DOWNPATRICK, an unincorporated borough, market, and post-town, and parish, in the barony of LECALE, county of DOWN, (of which it is the chief town), and province of ULSTER, 18 miles (S. E. by S.) from Belfast, and 74 (N.) from Dublin; containing 9203 inhabitants, of which number, 4784 are in the town.

This place, which was anciently the residence of the native kings of Ullagh or Ulidia, was originally named Aras-Celtair and Rath-Keltair, one signifying the house and the other the castle or fortification of Celtair, the son of Duach; by Ptolemy it was called Dunum. Its present name is derived from its situation on a hill, and from its having been the chosen residence of St. Patrick, who, on his arrival here in 432, founded in its vicinity the abbey of Saul, and, shortly after, an abbey of regular canons near the ancient Doon or fort, the site of which was granted to him by Dichu, son of Trichem, lord of the country, whom he had converted to the Christian faith. St. Patrick presided over these religious establishments till his death in 493, and was interred in the abbey here, in which also the remains of St. Bridget and St. Columbkill, the two other tutelar saints of Ireland, were subsequently deposited. The town was constantly exposed to the ravages of the Danes, by whom it was plundered and burnt six or seven times between the years 940 and 1111; and on all these occasions the cathedral was pillaged by them.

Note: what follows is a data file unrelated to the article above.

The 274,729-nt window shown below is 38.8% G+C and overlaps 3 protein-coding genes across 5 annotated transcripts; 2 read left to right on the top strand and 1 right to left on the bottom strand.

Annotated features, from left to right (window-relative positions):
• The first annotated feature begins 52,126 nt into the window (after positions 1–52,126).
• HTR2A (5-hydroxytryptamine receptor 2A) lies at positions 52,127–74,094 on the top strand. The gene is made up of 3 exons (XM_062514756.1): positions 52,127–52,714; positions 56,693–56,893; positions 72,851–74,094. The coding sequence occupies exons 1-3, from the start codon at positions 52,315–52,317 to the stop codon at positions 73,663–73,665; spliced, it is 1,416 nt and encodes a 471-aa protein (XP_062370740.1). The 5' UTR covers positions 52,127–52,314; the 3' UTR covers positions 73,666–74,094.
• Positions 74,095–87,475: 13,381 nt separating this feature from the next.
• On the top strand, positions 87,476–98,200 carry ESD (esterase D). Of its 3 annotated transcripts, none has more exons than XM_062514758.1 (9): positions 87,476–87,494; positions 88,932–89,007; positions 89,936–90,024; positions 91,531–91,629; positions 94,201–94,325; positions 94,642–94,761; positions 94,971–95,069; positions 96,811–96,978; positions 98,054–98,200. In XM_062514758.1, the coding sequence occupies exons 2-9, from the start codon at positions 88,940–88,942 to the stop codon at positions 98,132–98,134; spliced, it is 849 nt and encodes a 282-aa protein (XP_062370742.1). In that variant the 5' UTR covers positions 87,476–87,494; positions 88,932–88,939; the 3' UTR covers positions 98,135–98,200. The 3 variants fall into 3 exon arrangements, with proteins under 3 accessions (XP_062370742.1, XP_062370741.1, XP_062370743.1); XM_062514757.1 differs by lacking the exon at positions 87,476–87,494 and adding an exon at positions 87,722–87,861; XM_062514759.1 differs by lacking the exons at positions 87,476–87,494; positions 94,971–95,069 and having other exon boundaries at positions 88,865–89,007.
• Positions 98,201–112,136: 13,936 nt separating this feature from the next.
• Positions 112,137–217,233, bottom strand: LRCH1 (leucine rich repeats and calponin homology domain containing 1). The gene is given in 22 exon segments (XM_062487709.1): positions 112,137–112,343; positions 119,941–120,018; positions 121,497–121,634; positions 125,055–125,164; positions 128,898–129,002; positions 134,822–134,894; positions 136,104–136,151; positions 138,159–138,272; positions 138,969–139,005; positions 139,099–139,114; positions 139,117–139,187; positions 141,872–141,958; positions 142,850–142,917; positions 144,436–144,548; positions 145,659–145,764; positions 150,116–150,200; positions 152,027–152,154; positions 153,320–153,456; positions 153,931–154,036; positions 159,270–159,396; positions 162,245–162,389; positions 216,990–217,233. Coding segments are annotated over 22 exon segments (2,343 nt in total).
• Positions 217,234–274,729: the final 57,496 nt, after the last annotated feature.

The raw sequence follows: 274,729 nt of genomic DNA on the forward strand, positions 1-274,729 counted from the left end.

In 1177, John de Courcy took possession of the town, then the residence of Mac Dunleve, Prince of Ullagh, who, unprepared for defence against an invasion so unexpected, fled precipitately. De Courcy fortified himself here, and maintained his position against all the efforts of Mac Dunleve, aided by the native chieftains, for its recovery. In 1183, he displaced the canons and substituted a society of Benedictine monks from the abbey of St. Werburgh at Chester. Both he and Bishop Malachy III., endowed the abbey with large revenues; and in 1186 they sent an embassy to Pope Urban III. to obtain a bull for translating into shrines the sacred reliques of the three saints above named, which was performed with great solemnity by the pope's nuncio in the same year.

De Courcy having espoused the claims of Prince Arthur, Duke of Brittany, assumed, in common with other English barons who had obtained extensive settlements in Ireland, an independent state, and renounced his allegiance to King John, who summoned him to appear and do homage. His mandate being treated with contempt, the provoked monarch, in 1203, invested De Lacy and his brother Walter with a commission to enter Ulster and reduce the revolted baron. De Lacy advanced with his troops to Down, where an engagement took place in which he was signally defeated and obliged to retreat with considerable loss of men. De Courcy, however, was ultimately obliged to acknowledge his submission and consent to do homage. A romantic description of the issue of this contest is related by several writers, according to whom De Courcy, after the termination of the battle, challenged De Lacy to single combat, which the latter declined on the plea that his commission, as the King's representative, forbade him to enter the lists against a rebellious subject, and subsequently proclaimed a reward for De Courcy's apprehension, which proving ineffectual, he then prevailed upon his servants by bribes and promises to betray their master.